After Jim's death, Arlene, the manager of the Friendly Visitor program sent me a note expressing her condolences and encouraging me to call her if I needed to talk.  She also hoped I would continue with the program, but I didn't because I didn't want to experience another client's decline and death.  Also, I had heard from other Friendly Visitors how high maintenance some of the clients could be and I realized how easy I had it with Jim.


What struck me as I listened to Jim's stories was that despite the  homophobic times Jim lived in he had fun and interesting experiences, even while living a closeted life.  Nowadays I wonder if gay men in their 20s and 30s think living in the 1970s and '80s was also somewhat of a Dark Ages for acceptance for gay men of my generation.





Nature of All Kinds Abounds in The Ramble in Central Park




The Ramble is a wooded area situated in the middle of Central Park, between 72nd and 79th Streets.  It was notorious for being a "meeting place" for gay men, not unlike Fire Island's Meat Rack, only less safe.  According to Wikipedia, "Since at least the early 20th century, the seclusion of the Ramble has been used for private homosexual encounters."  In the 1920s and '30s it was referred to as the "Fruited Plain".  (Surprisingly, this cruising spot was never referenced in any Village People song.)  Today it seems to have largely lost its allure due largely to Grindr and other similar apps.  Meanwhile the general public thinks of it as a place for bird watching.




While I've had my share of encounters in the Meat Rack, I never ventured into the Ramble looking to hook up.  (In fact, I used to think it was called The Bramble.)  However, when I was coming out in the late 1970s and still living in Pittsburgh I had some of my first gay sexual experiences in a wooded area in Schenley Park, located near the campus of the University of Pittsburgh.  I used to bike there from home (a trip of about 15 miles).  Another outdoor escapade occurred shortly after I moved to New York when a boyfriend and I cavorted in Harriman State Park (in Rockland County).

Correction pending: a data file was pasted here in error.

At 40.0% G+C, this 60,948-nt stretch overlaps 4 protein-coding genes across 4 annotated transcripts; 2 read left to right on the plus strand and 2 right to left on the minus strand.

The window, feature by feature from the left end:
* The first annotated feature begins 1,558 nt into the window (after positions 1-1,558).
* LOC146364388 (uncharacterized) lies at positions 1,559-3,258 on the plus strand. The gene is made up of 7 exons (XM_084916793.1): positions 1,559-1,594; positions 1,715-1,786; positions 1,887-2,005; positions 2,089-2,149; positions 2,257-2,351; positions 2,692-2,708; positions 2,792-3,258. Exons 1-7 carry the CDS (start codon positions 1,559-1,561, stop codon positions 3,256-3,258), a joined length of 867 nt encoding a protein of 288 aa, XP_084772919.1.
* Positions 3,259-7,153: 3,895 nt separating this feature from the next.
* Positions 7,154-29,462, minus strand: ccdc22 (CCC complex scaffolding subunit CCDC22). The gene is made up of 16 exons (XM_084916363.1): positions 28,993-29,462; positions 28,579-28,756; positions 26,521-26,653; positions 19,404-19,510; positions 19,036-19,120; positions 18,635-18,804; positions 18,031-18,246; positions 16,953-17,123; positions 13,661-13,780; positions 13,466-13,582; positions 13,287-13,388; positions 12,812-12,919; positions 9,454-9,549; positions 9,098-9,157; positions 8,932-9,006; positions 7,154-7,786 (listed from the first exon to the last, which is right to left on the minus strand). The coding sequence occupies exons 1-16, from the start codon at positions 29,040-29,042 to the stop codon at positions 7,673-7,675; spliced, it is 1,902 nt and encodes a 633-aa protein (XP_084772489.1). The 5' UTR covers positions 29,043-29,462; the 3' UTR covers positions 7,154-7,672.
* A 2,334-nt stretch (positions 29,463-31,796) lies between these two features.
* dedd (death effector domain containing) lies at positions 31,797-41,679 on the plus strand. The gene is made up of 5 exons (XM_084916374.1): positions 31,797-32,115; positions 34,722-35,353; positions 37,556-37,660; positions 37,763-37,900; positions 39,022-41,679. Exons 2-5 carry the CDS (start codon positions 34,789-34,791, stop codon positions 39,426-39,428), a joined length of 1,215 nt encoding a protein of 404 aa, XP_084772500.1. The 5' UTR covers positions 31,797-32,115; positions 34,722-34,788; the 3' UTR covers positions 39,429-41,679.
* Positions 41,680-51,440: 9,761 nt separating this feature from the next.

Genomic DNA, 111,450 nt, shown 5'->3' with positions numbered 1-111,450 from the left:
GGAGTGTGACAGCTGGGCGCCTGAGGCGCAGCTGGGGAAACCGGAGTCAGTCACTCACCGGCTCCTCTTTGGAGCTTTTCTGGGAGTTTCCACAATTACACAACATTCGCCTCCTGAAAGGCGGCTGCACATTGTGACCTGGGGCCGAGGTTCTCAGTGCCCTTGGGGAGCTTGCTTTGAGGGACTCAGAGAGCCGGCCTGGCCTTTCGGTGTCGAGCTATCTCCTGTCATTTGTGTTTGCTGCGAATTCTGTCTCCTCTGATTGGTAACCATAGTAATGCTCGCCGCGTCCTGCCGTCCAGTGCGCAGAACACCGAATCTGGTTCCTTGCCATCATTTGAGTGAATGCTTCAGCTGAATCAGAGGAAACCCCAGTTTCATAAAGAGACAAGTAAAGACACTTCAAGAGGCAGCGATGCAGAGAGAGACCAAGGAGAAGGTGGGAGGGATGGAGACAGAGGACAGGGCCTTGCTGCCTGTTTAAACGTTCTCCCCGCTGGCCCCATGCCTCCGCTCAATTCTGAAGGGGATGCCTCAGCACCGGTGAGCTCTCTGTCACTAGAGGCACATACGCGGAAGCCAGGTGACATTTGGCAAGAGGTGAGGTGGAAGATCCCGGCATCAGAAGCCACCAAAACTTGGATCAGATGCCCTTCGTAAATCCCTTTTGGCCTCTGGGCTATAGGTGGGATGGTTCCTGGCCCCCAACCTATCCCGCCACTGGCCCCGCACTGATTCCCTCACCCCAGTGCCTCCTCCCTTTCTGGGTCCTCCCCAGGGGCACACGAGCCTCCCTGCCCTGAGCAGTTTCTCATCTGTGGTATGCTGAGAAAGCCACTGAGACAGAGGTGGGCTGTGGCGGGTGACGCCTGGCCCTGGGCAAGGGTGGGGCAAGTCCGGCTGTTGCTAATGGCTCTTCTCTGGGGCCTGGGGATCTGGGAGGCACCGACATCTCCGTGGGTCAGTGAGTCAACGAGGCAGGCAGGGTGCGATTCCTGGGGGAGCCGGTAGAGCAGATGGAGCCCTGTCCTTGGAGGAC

Occasionally, I'd lay out on the sloped lawn adjacent to the Ramble to get some sun or to rest after biking around the park.  My first time there (1981) I bumped into a fellow I had just met at my new job (he later became my boss) and he was there with his boyfriend.  Since there were plenty of other places to meet guys, especially if you were openly gay, I never thought of exploring the Ramble as a meeting place. 




During the summer of 1978 figure skating legend Dick Button was mugged in the Ramble as was newspaper columnist Stuart Elliott in the early '80s (before he wrote the Advertising column for the New York Times).  This incident was the impetus behind Elliott coming out publicly (but not so for Button, which brings to mind the notoriously closeted Kevin Spacey who, after being mugged in 2004 in a section of a London park known for being a cruising spot, concocted a story about walking his dog at 4 AM and tripping on its leash).  And one non-celebrity, a former boyfriend who was sexually compulsive and liked to sneak out to the Ramble, was beaten and robbed there on one occasion.




In popular culture the Ramble was mentioned in John Rechy's 1963 novel City of Night.  Then thirty years later Tony Kushner's Pullitzer-winning play  Angels in America depicted an explicit encounter in the Ramble, with one of the characters wanting to be infected with HIV by engaging in unsafe sex.




And in May 2020 the Ramble briefly got national attention after a racist encounter between a white woman and an African American bird watcher was recorded on his phone and went viral.  (The woman took umbrage when the bird watcher advised her that her dog needed to be on a leash in that part of the park, and she called the police and reported that her life was being threatened.)


Racist encounter in the ramble